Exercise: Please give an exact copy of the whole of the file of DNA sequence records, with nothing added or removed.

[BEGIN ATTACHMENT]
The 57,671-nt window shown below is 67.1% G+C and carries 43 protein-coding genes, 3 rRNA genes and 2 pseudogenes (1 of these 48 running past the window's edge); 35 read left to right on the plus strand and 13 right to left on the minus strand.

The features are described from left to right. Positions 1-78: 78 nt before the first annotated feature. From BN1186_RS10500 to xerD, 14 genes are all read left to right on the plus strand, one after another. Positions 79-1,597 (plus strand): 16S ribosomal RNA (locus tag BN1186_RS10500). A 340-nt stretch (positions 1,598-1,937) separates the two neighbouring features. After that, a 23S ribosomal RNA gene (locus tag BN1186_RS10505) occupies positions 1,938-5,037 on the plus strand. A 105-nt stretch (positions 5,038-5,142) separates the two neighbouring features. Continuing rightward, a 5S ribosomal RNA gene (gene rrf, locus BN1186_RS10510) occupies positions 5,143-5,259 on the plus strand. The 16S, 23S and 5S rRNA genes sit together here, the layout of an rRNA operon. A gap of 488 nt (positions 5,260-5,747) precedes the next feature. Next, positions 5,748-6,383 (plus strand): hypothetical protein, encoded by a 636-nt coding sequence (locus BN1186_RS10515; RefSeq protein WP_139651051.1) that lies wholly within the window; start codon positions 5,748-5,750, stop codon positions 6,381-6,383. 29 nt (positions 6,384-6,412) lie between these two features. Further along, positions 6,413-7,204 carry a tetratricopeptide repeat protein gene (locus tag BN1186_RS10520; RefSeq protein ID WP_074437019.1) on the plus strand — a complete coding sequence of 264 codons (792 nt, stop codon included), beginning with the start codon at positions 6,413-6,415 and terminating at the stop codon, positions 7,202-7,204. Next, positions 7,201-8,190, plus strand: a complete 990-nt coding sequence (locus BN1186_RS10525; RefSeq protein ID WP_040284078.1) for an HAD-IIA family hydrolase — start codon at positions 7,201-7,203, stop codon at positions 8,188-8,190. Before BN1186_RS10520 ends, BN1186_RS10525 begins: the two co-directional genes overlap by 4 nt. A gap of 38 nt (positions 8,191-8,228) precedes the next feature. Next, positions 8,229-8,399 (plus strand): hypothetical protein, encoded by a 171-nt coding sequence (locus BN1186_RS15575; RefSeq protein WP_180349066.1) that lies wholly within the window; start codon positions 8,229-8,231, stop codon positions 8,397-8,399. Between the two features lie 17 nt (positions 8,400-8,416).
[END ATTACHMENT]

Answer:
The 57,671-nt window shown below is 67.1% G+C and carries 43 protein-coding genes, 3 rRNA genes and 2 pseudogenes (1 of these 48 running past the window's edge); 35 read left to right on the plus strand and 13 right to left on the minus strand.

The features are described from left to right. Positions 1-78: 78 nt before the first annotated feature. From BN1186_RS10500 to xerD, 14 genes are all read left to right on the plus strand, one after another. Positions 79-1,597 (plus strand): 16S ribosomal RNA (locus tag BN1186_RS10500). A 340-nt stretch (positions 1,598-1,937) separates the two neighbouring features. After that, a 23S ribosomal RNA gene (locus tag BN1186_RS10505) occupies positions 1,938-5,037 on the plus strand. A 105-nt stretch (positions 5,038-5,142) separates the two neighbouring features. Continuing rightward, a 5S ribosomal RNA gene (gene rrf, locus BN1186_RS10510) occupies positions 5,143-5,259 on the plus strand. The 16S, 23S and 5S rRNA genes sit together here, the layout of an rRNA operon. A gap of 488 nt (positions 5,260-5,747) precedes the next feature. Next, positions 5,748-6,383 (plus strand): hypothetical protein, encoded by a 636-nt coding sequence (locus BN1186_RS10515; RefSeq protein WP_139651051.1) that lies wholly within the window; start codon positions 5,748-5,750, stop codon positions 6,381-6,383. 29 nt (positions 6,384-6,412) lie between these two features. Further along, positions 6,413-7,204 carry a tetratricopeptide repeat protein gene (locus tag BN1186_RS10520; RefSeq protein ID WP_074437019.1) on the plus strand — a complete coding sequence of 264 codons (792 nt, stop codon included), beginning with the start codon at positions 6,413-6,415 and terminating at the stop codon, positions 7,202-7,204. Next, positions 7,201-8,190, plus strand: a complete 990-nt coding sequence (locus BN1186_RS10525; RefSeq protein ID WP_040284078.1) for an HAD-IIA family hydrolase — start codon at positions 7,201-7,203, stop codon at positions 8,188-8,190. Before BN1186_RS10520 ends, BN1186_RS10525 begins: the two co-directional genes overlap by 4 nt. A gap of 38 nt (positions 8,191-8,228) precedes the next feature. Next, positions 8,229-8,399 (plus strand): hypothetical protein, encoded by a 171-nt coding sequence (locus BN1186_RS15575; RefSeq protein WP_180349066.1) that lies wholly within the window; start codon positions 8,229-8,231, stop codon positions 8,397-8,399. Between the two features lie 17 nt (positions 8,400-8,416).